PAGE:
RV Tire Care Tips

As an RV owner, you want to ensure that your tires (and motorhome) stay in tip-top shape for as long as possible. Here are a few tips that will keep your RV tires looking sharp for up to six years.

  • Inspect the tires before every journey. This gives you the chance to see if they need to be inflated, rotated, or repaired before you hit the road.
  • Check their air pressure frequently. We recommend doing so at least once a month while you’re storing your RV – and more often when you’re taking road trips.
  • Ensure the Gross Vehicle Weight does not exceed the weight rating. Abiding by the weight guidelines is extremely important for preserving your tires and your safety.
  • Evenly distribute weight on the tires. One or two RV tires should not bear more weight than the others, otherwise it will be subject to increase wear. Each tire should do its fair share of the load-bearing if they are to last for years.
  • Inspect the sidewalls. On a regular basis, examine the tire sidewalls for damage such curb damage,, cuts, cracks, splits, and bubbles.
  • Cover your RV tires when not in use. Do you have your RV sitting in the garage or driveway? Covering your tires while your RV is parked prevents the aging process from UV radiation.  Ideally the tires can still get air circulation when covered,  and not have water trapped on them.  Although not the most attractive solution, blocking the sun with plywood or a solid piece of material lets air surround the tire, and lets it dry from weather, while still keeping sun off of the tires.
  • Wash the tires as needed. Removing dirt, debris and salt from the tread and sidewalls will help the tires last for longer – and look nicer.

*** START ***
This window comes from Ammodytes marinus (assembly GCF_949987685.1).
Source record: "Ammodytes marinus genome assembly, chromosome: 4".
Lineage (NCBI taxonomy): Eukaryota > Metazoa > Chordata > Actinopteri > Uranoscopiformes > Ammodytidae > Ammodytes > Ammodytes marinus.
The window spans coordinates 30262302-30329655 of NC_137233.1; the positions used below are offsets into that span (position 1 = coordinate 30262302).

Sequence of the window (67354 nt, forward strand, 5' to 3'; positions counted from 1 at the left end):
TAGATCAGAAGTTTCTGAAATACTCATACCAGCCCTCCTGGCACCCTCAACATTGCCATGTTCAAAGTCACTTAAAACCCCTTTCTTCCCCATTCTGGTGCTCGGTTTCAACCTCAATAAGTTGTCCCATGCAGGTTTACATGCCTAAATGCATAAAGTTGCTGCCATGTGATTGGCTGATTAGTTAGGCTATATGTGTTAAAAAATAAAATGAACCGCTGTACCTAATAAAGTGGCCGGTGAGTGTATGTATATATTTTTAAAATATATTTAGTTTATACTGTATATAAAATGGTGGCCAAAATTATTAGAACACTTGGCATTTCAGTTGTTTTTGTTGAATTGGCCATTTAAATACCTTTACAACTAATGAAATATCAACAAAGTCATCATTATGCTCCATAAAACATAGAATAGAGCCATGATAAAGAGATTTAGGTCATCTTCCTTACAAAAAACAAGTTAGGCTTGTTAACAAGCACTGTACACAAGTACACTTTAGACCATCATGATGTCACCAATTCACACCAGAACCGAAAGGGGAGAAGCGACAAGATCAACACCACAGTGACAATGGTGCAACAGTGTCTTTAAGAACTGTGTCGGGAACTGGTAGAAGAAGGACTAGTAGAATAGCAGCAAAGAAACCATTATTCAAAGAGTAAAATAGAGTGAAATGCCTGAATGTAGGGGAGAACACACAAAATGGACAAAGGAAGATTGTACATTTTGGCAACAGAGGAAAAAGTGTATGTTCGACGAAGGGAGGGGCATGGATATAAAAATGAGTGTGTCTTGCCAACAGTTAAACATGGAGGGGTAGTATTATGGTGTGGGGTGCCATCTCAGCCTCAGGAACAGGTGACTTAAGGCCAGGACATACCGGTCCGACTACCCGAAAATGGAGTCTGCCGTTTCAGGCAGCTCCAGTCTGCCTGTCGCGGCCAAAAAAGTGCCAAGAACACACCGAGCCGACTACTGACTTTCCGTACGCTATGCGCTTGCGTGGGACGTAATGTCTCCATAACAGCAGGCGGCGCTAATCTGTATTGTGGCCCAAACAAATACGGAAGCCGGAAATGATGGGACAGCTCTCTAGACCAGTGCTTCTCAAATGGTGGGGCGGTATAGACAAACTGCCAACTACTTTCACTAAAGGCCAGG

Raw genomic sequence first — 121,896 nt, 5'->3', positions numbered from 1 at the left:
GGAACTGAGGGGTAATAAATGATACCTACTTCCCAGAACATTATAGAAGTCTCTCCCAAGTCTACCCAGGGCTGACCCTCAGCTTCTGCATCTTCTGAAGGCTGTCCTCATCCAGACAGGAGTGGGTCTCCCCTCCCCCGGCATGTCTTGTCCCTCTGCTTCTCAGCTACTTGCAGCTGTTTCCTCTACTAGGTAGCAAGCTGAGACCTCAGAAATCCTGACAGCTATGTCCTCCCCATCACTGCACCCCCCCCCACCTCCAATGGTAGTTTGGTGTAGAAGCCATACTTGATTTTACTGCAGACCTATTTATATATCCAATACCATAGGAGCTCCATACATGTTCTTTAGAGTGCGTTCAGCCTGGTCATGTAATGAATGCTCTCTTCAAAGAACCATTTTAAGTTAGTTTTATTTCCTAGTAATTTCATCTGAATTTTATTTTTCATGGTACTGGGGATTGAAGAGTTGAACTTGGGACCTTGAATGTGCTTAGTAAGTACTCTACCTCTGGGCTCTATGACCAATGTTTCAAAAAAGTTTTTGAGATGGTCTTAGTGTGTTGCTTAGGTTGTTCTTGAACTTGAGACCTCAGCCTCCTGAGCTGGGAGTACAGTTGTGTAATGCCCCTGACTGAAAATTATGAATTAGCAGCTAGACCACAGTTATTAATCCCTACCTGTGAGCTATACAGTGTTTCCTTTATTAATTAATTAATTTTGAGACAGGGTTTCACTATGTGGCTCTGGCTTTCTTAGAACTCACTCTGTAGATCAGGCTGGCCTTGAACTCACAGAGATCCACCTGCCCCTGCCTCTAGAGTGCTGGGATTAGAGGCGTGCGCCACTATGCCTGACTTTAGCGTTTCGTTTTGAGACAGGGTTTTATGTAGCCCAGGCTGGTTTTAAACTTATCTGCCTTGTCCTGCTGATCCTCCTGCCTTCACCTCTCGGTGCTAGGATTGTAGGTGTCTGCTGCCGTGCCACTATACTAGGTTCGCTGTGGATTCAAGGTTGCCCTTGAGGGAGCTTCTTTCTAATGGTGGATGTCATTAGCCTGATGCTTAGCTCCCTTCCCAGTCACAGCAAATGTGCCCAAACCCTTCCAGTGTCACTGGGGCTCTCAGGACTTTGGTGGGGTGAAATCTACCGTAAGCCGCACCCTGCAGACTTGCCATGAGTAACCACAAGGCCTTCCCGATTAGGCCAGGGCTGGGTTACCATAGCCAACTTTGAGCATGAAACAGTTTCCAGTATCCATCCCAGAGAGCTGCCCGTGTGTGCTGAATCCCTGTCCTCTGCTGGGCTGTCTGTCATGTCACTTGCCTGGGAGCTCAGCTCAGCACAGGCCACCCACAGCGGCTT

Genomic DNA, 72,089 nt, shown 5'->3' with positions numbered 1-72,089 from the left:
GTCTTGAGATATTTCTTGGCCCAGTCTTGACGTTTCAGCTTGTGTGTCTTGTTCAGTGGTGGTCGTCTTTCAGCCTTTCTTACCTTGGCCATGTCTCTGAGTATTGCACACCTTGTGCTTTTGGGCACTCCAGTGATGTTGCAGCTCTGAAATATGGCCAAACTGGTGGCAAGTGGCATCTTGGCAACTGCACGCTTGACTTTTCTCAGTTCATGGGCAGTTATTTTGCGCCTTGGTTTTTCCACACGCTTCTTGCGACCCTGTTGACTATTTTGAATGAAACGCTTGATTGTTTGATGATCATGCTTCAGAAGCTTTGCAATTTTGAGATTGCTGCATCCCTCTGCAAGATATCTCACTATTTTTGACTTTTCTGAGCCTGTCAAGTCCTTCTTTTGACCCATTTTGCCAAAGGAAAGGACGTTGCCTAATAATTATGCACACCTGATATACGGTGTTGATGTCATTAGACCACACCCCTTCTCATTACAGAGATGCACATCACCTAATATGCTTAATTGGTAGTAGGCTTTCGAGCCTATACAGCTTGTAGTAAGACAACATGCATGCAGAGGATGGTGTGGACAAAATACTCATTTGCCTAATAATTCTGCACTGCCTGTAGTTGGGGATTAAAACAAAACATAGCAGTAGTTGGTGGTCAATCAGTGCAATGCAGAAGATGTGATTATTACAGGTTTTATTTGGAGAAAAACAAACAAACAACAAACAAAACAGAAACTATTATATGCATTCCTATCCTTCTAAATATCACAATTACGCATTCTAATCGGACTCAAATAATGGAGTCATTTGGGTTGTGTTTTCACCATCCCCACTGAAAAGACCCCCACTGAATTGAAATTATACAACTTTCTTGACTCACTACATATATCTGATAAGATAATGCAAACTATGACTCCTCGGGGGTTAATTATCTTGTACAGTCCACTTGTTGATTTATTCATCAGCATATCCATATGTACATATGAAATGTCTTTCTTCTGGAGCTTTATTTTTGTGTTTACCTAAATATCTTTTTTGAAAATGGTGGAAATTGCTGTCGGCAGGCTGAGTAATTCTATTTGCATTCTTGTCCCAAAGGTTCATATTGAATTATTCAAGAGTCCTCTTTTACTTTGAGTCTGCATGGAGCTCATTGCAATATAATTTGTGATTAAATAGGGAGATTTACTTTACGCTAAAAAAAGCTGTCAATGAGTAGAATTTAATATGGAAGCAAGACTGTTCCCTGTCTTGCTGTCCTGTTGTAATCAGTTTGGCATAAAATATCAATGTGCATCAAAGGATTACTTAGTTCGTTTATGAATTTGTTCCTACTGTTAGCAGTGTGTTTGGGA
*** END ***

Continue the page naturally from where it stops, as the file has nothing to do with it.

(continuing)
How to Shop for RV Tires

Tip #1: Class A Motorhomes – Always Look at All Position Commercial Truck Tires

Referred to as “all-position, commercial truck tires,” these tires are essential for proper weight load rating and speed index. Other commercial truck tires are not suitable – as only all-position tires are capable of properly steering and controlling an RV. Be sure you are entering “commercial truck tire” into your search, not just the tire size – as you may end up with a passenger vehicle tire unfit for your needs.

Tip #2: Class B & C  Motorhomes- Look at Highway Truck Tires

Since most Class B & C Motorhome are built on van or truck chassis, they will take a tire make for light trucks.  Select Highway tires to get the smoothest ride and best mileage unless you are driving primarily off road and then you might consider an AT tire.  Be sure to select 10 ply tires, which are ply rating “E”. You should also always get the same or higher load index when purchasing replacement tires.  Sacrificing on the load index can cause an unsafe driving situation and likely cause blow outs.  When reading the load index you may see two numbers such as 120/116.  The 120 is the load index for a single tire, and the 116 is for vehicles with dual wheels on the rear.

Tip #3: DO NOT Select “Commercial” Trailer Tires

Keep in mind that commercial trailer tires are not suitable for motorhomes or RVs. They are designed for the trailers of 18 wheelers and to follow only – you wouldn’t have proper control over your RV on the road, and that would pose a threat to the safety of yourself and others.

Tip #4: Make Sure to Choose “Blank” in the Aspect Ratio When Necessary

When searching for smaller RV tires, make sure you find “commercial tires.” On 185 and 195 sizes, select a “blank” aspect ratio. Otherwise, you might end up looking at passenger car tires that are not suitable for your motorhome.

Best RV Tires

Small RV Tires

Small RV or Class B motorhomes

Small RVs, or Class B motorhomes, require particular tires. Using a tire that is too large could lead to an intrusion into the space of the tire’s wheel wells. Additionally, using tires that are too large could increase your fuel expenses without providing any benefits. On the other hand, using passenger tires can also increase fuel consumption and possibly result in a blowout – as these are usually smaller and lack the load capacity appropriate for an RV.

Thinking of getting a “small RV” that uses the smallest tires? Here are some popular models to consider: